People assume that war is inevitable, and that war always has been and always will be a part of the human experience. Science is now proving that is wrong. “A growing number of experts are now arguing that the urge to wage war is not innate,” John Horgan writes for the New Scientist, “and that humanity is already moving in a direction that could make war a thing of the past.”
War is an effect of lifestyle more than any innate warring tendencies, according to some anthropologists. Brian Ferguson of Rutgers University thinks that war first seeped into human culture when we stopped our nomadic lifestyle and shifted to a more settled, agrarian way of life. Individual aggression has always existed, but group warfare is more of a response to environmental conditions, like scarcity, rather than any innate biological need.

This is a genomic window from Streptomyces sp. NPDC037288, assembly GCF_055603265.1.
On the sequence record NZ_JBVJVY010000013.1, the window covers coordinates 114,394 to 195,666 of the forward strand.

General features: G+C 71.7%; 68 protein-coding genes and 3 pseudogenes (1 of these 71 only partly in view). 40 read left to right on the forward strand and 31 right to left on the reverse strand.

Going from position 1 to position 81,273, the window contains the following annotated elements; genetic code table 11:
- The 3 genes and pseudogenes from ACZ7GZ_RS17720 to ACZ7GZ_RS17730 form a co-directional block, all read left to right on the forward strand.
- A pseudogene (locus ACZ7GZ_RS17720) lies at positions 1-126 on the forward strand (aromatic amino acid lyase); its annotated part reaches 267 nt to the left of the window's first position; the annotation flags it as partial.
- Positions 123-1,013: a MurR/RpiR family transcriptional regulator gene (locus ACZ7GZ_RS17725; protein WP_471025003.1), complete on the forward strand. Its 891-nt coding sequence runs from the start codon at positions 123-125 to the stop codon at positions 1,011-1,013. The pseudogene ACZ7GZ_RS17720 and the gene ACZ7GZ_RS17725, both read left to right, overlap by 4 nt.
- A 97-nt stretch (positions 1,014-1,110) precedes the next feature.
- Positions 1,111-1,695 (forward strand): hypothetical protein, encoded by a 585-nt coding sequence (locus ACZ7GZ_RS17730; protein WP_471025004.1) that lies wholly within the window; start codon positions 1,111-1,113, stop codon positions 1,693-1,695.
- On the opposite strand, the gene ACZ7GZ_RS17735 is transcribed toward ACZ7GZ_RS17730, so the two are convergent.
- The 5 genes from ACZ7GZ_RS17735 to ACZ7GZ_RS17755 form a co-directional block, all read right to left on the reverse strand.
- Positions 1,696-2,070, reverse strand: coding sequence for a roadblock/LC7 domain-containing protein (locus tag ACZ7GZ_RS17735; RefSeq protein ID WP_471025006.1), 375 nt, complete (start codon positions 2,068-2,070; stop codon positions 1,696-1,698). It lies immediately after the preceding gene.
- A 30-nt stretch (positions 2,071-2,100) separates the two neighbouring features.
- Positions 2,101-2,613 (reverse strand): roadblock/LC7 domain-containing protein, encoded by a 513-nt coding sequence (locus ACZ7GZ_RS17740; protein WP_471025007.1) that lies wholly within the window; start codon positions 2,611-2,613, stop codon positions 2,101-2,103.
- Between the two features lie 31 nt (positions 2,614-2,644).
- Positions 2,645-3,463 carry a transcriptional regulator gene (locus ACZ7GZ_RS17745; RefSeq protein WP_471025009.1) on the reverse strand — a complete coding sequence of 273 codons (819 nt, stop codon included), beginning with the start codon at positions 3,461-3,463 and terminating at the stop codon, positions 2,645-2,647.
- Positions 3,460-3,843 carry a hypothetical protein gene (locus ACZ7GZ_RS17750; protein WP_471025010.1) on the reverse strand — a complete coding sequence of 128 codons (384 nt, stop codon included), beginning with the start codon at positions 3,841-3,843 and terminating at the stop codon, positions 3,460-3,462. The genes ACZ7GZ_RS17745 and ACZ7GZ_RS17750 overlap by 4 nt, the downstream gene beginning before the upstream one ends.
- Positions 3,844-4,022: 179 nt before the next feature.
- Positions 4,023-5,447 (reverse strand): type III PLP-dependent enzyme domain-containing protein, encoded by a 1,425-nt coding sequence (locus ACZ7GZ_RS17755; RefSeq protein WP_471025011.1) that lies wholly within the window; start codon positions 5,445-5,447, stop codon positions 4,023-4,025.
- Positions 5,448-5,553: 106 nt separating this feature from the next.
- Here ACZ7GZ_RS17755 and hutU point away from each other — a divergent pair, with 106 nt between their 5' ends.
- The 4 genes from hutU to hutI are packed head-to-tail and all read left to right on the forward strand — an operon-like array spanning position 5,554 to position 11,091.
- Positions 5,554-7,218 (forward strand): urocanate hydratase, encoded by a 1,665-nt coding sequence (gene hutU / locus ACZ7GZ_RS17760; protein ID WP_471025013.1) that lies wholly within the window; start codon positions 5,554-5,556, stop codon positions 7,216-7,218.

Atomic bombs, high-tech weaponry, and the ongoing conflicts in Iraq and Afghanistan could lead people to think that society is getting more war-like, but experts believe that humans are actually moving toward a more peaceful world. Violent deaths were far more likely when people fought with clubs and spears than they are today. “Most conflicts now consist of guerilla wars, insurgencies and terrorism,” Horgan writes. Experts have called these more recent conflicts, “the remnants of war.”
Source: The New Scientist